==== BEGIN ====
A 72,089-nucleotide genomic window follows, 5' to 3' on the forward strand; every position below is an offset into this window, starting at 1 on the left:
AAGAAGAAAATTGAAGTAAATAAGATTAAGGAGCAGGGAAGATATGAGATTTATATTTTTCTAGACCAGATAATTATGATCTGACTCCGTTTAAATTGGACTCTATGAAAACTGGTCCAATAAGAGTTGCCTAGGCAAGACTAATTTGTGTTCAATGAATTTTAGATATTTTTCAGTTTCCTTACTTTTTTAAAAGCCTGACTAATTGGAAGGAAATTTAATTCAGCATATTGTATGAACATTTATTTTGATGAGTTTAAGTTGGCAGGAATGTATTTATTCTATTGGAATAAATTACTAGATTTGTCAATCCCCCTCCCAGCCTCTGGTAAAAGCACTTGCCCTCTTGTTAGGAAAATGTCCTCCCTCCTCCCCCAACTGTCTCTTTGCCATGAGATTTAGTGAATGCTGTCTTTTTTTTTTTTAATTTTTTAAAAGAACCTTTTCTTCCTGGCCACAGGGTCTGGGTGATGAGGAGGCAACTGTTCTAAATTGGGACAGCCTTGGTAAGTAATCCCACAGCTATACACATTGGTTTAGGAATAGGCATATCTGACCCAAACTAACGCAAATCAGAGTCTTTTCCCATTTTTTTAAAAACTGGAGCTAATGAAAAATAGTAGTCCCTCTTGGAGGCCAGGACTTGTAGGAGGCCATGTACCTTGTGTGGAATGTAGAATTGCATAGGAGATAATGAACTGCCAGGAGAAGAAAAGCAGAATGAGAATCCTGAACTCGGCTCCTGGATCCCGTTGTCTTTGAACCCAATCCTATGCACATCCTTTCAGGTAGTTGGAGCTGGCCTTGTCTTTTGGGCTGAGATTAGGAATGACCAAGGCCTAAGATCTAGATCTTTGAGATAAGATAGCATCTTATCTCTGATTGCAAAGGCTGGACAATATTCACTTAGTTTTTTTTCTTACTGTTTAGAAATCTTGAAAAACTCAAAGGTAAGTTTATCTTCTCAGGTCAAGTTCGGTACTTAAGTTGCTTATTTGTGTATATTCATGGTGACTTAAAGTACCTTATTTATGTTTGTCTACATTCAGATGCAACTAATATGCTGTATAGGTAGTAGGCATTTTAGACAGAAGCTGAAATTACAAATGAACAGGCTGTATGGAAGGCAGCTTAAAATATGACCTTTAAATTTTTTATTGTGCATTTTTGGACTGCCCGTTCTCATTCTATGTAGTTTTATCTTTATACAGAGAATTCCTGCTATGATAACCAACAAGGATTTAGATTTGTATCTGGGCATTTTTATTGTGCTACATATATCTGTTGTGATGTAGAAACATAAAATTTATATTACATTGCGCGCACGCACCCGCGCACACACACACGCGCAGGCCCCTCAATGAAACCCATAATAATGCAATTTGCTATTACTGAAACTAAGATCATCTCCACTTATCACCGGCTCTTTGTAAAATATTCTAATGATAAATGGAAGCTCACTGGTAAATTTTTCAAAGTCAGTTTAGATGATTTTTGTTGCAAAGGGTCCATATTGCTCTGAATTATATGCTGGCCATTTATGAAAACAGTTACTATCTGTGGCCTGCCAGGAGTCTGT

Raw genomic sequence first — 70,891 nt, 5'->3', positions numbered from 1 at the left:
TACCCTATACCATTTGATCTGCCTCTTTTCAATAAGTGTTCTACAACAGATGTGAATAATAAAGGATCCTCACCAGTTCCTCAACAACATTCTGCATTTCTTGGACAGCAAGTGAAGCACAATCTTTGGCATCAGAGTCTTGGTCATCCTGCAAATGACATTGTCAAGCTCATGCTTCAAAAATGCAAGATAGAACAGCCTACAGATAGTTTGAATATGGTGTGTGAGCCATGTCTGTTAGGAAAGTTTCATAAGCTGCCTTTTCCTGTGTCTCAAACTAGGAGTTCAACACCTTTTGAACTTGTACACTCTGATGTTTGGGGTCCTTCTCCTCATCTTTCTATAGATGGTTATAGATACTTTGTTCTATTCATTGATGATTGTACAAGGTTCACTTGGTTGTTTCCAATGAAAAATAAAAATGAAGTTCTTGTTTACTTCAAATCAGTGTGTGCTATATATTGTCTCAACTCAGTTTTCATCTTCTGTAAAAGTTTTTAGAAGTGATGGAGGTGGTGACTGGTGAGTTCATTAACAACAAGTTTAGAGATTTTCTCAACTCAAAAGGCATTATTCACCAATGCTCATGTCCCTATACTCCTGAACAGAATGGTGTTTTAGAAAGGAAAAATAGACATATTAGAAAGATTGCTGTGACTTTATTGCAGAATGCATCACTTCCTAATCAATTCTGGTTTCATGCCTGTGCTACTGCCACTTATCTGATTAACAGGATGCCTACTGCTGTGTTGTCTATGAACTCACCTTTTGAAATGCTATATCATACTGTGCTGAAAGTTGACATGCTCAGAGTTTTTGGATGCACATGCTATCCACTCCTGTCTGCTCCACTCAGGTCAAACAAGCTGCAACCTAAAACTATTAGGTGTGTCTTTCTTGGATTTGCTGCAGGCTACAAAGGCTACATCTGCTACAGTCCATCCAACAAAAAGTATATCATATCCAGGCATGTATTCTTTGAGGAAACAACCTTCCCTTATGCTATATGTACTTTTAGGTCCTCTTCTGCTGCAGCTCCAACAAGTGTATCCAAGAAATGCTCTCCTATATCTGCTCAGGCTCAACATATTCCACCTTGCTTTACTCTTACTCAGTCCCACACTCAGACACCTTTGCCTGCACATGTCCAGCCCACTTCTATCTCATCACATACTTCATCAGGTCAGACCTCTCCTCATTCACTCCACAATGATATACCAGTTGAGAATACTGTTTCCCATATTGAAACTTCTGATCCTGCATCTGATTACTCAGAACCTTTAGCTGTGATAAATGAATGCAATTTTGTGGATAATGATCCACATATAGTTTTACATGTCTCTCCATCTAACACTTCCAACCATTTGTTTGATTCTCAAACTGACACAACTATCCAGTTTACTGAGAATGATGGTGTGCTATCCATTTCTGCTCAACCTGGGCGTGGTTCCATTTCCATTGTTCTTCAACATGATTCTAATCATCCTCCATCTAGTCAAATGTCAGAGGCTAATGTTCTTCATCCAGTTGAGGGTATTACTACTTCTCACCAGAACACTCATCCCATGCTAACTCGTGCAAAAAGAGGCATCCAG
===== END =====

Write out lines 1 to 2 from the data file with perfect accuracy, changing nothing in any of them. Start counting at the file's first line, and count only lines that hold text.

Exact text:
A 72,089-nucleotide genomic window follows, 5' to 3' on the forward strand; every position below is an offset into this window, starting at 1 on the left:
AAGAAGAAAATTGAAGTAAATAAGATTAAGGAGCAGGGAAGATATGAGATTTATATTTTTCTAGACCAGATAATTATGATCTGACTCCGTTTAAATTGGACTCTATGAAAACTGGTCCAATAAGAGTTGCCTAGGCAAGACTAATTTGTGTTCAATGAATTTTAGATATTTTTCAGTTTCCTTACTTTTTTAAAAGCCTGACTAATTGGAAGGAAATTTAATTCAGCATATTGTATGAACATTTATTTTGATGAGTTTAAGTTGGCAGGAATGTATTTATTCTATTGGAATAAATTACTAGATTTGTCAATCCCCCTCCCAGCCTCTGGTAAAAGCACTTGCCCTCTTGTTAGGAAAATGTCCTCCCTCCTCCCCCAACTGTCTCTTTGCCATGAGATTTAGTGAATGCTGTCTTTTTTTTTTTTAATTTTTTAAAAGAACCTTTTCTTCCTGGCCACAGGGTCTGGGTGATGAGGAGGCAACTGTTCTAAATTGGGACAGCCTTGGTAAGTAATCCCACAGCTATACACATTGGTTTAGGAATAGGCATATCTGACCCAAACTAACGCAAATCAGAGTCTTTTCCCATTTTTTTAAAAACTGGAGCTAATGAAAAATAGTAGTCCCTCTTGGAGGCCAGGACTTGTAGGAGGCCATGTACCTTGTGTGGAATGTAGAATTGCATAGGAGATAATGAACTGCCAGGAGAAGAAAAGCAGAATGAGAATCCTGAACTCGGCTCCTGGATCCCGTTGTCTTTGAACCCAATCCTATGCACATCCTTTCAGGTAGTTGGAGCTGGCCTTGTCTTTTGGGCTGAGATTAGGAATGACCAAGGCCTAAGATCTAGATCTTTGAGATAAGATAGCATCTTATCTCTGATTGCAAAGGCTGGACAATATTCACTTAGTTTTTTTTCTTACTGTTTAGAAATCTTGAAAAACTCAAAGGTAAGTTTATCTTCTCAGGTCAAGTTCGGTACTTAAGTTGCTTATTTGTGTATATTCATGGTGACTTAAAGTACCTTATTTATGTTTGTCTACATTCAGATGCAACTAATATGCTGTATAGGTAGTAGGCATTTTAGACAGAAGCTGAAATTACAAATGAACAGGCTGTATGGAAGGCAGCTTAAAATATGACCTTTAAATTTTTTATTGTGCATTTTTGGACTGCCCGTTCTCATTCTATGTAGTTTTATCTTTATACAGAGAATTCCTGCTATGATAACCAACAAGGATTTAGATTTGTATCTGGGCATTTTTATTGTGCTACATATATCTGTTGTGATGTAGAAACATAAAATTTATATTACATTGCGCGCACGCACCCGCGCACACACACACGCGCAGGCCCCTCAATGAAACCCATAATAATGCAATTTGCTATTACTGAAACTAAGATCATCTCCACTTATCACCGGCTCTTTGTAAAATATTCTAATGATAAATGGAAGCTCACTGGTAAATTTTTCAAAGTCAGTTTAGATGATTTTTGTTGCAAAGGGTCCATATTGCTCTGAATTATATGCTGGCCATTTATGAAAACAGTTACTATCTGTGGCCTGCCAGGAGTCTGT